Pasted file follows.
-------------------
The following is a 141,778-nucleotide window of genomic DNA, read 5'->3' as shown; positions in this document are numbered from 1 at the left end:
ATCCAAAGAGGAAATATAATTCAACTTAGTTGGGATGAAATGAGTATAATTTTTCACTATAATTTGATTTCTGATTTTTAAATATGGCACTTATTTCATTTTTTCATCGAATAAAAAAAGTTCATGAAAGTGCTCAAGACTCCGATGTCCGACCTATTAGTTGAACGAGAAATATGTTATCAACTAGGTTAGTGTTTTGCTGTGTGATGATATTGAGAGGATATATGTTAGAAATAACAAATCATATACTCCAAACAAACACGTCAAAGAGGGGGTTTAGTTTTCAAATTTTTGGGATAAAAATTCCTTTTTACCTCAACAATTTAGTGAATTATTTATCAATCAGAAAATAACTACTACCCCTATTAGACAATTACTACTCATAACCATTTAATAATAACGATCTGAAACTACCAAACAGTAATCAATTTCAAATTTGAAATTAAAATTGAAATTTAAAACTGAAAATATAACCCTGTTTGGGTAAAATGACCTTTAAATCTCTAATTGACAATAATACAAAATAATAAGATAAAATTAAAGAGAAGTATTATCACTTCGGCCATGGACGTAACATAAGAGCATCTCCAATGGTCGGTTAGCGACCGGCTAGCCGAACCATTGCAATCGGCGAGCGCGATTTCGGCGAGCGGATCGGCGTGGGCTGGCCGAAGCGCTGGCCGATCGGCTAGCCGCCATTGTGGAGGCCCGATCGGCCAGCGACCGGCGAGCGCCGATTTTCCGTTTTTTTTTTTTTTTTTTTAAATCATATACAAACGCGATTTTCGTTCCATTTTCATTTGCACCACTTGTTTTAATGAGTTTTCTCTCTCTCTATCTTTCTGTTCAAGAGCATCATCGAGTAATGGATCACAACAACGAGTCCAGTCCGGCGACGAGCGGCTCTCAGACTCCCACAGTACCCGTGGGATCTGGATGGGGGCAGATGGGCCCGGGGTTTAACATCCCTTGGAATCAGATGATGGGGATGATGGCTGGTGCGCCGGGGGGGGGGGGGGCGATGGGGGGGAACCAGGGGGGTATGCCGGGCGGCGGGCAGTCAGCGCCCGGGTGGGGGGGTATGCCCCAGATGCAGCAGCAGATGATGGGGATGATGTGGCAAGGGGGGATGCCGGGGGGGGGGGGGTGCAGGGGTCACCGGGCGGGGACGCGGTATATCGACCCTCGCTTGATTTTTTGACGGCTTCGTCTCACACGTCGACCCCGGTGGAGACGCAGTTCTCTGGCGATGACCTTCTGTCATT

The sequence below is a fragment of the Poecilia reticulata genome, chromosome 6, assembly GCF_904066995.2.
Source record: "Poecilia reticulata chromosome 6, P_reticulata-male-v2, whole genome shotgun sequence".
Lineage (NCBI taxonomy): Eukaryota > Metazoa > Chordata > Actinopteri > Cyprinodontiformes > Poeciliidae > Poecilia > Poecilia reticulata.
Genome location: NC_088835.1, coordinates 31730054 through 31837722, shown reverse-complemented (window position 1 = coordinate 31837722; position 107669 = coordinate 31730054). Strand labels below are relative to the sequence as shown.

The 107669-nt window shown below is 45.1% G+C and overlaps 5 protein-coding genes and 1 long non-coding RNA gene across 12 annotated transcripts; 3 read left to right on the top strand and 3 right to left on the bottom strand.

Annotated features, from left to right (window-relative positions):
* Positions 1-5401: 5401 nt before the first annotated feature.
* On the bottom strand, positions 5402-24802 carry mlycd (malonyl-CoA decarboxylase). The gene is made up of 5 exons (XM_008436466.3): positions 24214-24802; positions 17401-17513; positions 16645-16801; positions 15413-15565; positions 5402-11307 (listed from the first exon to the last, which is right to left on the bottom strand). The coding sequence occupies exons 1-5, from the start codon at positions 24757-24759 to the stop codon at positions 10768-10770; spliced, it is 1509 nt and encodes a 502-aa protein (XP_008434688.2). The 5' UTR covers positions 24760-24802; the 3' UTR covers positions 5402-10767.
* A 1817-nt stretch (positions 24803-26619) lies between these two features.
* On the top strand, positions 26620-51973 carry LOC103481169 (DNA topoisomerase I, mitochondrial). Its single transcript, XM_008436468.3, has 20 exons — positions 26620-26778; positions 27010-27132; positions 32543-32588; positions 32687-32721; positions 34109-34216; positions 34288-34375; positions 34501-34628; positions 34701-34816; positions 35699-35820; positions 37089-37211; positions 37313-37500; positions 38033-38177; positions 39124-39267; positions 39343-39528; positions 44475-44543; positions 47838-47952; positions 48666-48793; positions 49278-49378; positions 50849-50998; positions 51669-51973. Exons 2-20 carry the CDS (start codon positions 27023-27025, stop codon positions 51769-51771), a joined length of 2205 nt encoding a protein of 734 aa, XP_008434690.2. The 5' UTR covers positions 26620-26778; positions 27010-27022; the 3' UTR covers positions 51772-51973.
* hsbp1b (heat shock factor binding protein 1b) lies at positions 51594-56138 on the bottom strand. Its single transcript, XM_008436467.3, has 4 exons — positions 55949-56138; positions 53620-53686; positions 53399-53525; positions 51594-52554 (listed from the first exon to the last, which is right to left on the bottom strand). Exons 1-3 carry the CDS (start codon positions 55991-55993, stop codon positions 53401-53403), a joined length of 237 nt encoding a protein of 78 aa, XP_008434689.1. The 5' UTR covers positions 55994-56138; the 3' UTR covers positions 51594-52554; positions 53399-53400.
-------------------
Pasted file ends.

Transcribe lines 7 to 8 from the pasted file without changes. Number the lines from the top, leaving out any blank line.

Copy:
The 107669-nt window shown below is 45.1% G+C and overlaps 5 protein-coding genes and 1 long non-coding RNA gene across 12 annotated transcripts; 3 read left to right on the top strand and 3 right to left on the bottom strand.

Annotated features, from left to right (window-relative positions):